The “remarkable” New York Times bestseller about the battle in the Pacific that turned the tide of World War II—from the author of The Miracle of Dunkirk (Los Angeles Times).
On the morning of June 4, 1942, doom sailed on Midway. Hoping to put itself within striking distance of Hawaii and California, the Japanese navy planned an ambush that would obliterate the remnants of the American Pacific fleet. On paper, the Americans had no chance of winning. They had fewer ships, slower fighters, and almost no battle experience. But because their codebreakers knew what was coming, the American navy was able to prepare an ambush of its own.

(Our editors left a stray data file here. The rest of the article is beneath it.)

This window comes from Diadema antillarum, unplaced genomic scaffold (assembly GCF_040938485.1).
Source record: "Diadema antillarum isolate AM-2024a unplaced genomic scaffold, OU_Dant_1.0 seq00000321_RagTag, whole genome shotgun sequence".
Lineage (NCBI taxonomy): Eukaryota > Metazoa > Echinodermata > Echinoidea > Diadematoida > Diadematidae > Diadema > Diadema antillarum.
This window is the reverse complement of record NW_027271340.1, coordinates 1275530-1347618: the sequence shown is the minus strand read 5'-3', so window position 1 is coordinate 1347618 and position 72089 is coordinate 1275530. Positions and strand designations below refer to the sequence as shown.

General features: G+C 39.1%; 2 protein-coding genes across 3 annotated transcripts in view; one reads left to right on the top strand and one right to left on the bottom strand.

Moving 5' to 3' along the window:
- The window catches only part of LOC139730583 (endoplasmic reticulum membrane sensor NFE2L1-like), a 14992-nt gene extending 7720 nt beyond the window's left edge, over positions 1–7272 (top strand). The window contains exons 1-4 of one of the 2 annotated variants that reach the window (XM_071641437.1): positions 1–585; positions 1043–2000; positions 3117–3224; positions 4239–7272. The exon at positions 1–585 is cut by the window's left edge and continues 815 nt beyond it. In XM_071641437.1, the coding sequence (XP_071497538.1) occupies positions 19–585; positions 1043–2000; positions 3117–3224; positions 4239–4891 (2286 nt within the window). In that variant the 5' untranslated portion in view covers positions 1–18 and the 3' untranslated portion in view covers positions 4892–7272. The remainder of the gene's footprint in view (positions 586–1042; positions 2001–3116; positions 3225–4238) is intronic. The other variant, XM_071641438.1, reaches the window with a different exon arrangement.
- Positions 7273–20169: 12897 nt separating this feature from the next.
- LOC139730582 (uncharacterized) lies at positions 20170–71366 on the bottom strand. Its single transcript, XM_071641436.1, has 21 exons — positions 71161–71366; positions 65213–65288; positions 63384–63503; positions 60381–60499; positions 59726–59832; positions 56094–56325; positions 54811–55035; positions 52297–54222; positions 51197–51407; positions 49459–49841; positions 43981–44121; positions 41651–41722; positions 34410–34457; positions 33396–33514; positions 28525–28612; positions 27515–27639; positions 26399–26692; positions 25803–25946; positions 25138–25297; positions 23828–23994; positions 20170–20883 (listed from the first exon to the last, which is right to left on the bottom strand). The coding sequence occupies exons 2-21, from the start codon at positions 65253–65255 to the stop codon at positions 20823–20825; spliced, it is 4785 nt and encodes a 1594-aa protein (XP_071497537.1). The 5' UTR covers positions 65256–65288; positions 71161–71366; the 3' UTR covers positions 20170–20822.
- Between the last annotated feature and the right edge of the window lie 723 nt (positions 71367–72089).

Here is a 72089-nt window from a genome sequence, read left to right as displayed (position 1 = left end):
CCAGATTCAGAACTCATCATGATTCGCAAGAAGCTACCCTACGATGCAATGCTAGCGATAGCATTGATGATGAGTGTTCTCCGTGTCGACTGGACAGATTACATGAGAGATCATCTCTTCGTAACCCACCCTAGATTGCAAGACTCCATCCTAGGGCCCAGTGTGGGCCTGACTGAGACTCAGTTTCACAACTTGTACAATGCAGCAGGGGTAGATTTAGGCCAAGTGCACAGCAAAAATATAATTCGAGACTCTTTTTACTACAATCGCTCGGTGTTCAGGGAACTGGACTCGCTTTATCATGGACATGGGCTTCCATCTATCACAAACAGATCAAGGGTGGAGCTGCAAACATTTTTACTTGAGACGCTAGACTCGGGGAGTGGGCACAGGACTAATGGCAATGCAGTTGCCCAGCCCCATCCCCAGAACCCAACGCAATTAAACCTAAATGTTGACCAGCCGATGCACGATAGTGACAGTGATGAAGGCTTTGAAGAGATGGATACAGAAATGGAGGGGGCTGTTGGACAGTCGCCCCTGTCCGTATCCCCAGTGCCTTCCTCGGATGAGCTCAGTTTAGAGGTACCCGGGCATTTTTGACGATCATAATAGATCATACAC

Over two days of savage battle, American sailors and pilots broke the spine of the Japanese war machine. The United States prevailed against momentous odds; never again did Japan advance. In stunning detail, Walter Lord, the #1 New York Times–bestselling author of Day of Infamy and A Night to Remember, tells the story of one of the greatest upsets in naval history.
“Graphic and realistic . . . not an impersonalized account of moves on the chessboard of war, [but] a story of individual people facing crucial problems.” —The New York Times